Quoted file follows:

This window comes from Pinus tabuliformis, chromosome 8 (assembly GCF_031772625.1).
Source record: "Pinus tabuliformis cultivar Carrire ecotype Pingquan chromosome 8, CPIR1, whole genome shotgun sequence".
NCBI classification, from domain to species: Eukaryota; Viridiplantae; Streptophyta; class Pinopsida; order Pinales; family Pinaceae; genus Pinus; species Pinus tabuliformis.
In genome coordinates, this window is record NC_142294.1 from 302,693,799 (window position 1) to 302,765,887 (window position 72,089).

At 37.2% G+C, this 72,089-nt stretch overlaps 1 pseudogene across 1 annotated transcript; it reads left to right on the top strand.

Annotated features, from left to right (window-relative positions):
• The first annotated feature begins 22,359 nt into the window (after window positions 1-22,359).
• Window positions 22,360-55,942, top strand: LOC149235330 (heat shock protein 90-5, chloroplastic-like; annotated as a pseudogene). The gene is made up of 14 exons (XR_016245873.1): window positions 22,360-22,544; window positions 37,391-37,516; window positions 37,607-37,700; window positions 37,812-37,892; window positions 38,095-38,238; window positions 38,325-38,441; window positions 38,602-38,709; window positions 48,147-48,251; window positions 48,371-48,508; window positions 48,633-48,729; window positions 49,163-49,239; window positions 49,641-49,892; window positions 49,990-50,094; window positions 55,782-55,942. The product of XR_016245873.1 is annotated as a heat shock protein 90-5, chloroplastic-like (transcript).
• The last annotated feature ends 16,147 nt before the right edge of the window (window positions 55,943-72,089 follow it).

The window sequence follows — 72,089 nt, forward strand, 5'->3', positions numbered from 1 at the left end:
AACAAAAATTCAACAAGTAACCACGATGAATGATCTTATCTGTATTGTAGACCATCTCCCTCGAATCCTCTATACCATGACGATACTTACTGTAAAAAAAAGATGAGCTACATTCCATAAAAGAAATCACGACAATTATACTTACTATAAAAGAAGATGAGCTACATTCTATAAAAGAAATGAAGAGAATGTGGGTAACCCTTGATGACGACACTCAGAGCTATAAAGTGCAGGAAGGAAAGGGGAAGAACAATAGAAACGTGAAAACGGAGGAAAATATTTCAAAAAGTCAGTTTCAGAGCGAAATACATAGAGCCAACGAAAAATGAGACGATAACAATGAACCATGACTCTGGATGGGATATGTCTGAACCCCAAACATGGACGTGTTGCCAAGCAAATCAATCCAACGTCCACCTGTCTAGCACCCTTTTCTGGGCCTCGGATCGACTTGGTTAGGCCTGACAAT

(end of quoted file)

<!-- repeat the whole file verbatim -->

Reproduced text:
This window comes from Pinus tabuliformis, chromosome 8 (assembly GCF_031772625.1).
Source record: "Pinus tabuliformis cultivar Carrire ecotype Pingquan chromosome 8, CPIR1, whole genome shotgun sequence".
NCBI classification, from domain to species: Eukaryota; Viridiplantae; Streptophyta; class Pinopsida; order Pinales; family Pinaceae; genus Pinus; species Pinus tabuliformis.
In genome coordinates, this window is record NC_142294.1 from 302,693,799 (window position 1) to 302,765,887 (window position 72,089).

At 37.2% G+C, this 72,089-nt stretch overlaps 1 pseudogene across 1 annotated transcript; it reads left to right on the top strand.

Annotated features, from left to right (window-relative positions):
• The first annotated feature begins 22,359 nt into the window (after window positions 1-22,359).
• Window positions 22,360-55,942, top strand: LOC149235330 (heat shock protein 90-5, chloroplastic-like; annotated as a pseudogene). The gene is made up of 14 exons (XR_016245873.1): window positions 22,360-22,544; window positions 37,391-37,516; window positions 37,607-37,700; window positions 37,812-37,892; window positions 38,095-38,238; window positions 38,325-38,441; window positions 38,602-38,709; window positions 48,147-48,251; window positions 48,371-48,508; window positions 48,633-48,729; window positions 49,163-49,239; window positions 49,641-49,892; window positions 49,990-50,094; window positions 55,782-55,942. The product of XR_016245873.1 is annotated as a heat shock protein 90-5, chloroplastic-like (transcript).
• The last annotated feature ends 16,147 nt before the right edge of the window (window positions 55,943-72,089 follow it).

The window sequence follows — 72,089 nt, forward strand, 5'->3', positions numbered from 1 at the left end:
AACAAAAATTCAACAAGTAACCACGATGAATGATCTTATCTGTATTGTAGACCATCTCCCTCGAATCCTCTATACCATGACGATACTTACTGTAAAAAAAAGATGAGCTACATTCCATAAAAGAAATCACGACAATTATACTTACTATAAAAGAAGATGAGCTACATTCTATAAAAGAAATGAAGAGAATGTGGGTAACCCTTGATGACGACACTCAGAGCTATAAAGTGCAGGAAGGAAAGGGGAAGAACAATAGAAACGTGAAAACGGAGGAAAATATTTCAAAAAGTCAGTTTCAGAGCGAAATACATAGAGCCAACGAAAAATGAGACGATAACAATGAACCATGACTCTGGATGGGATATGTCTGAACCCCAAACATGGACGTGTTGCCAAGCAAATCAATCCAACGTCCACCTGTCTAGCACCCTTTTCTGGGCCTCGGATCGACTTGGTTAGGCCTGACAAT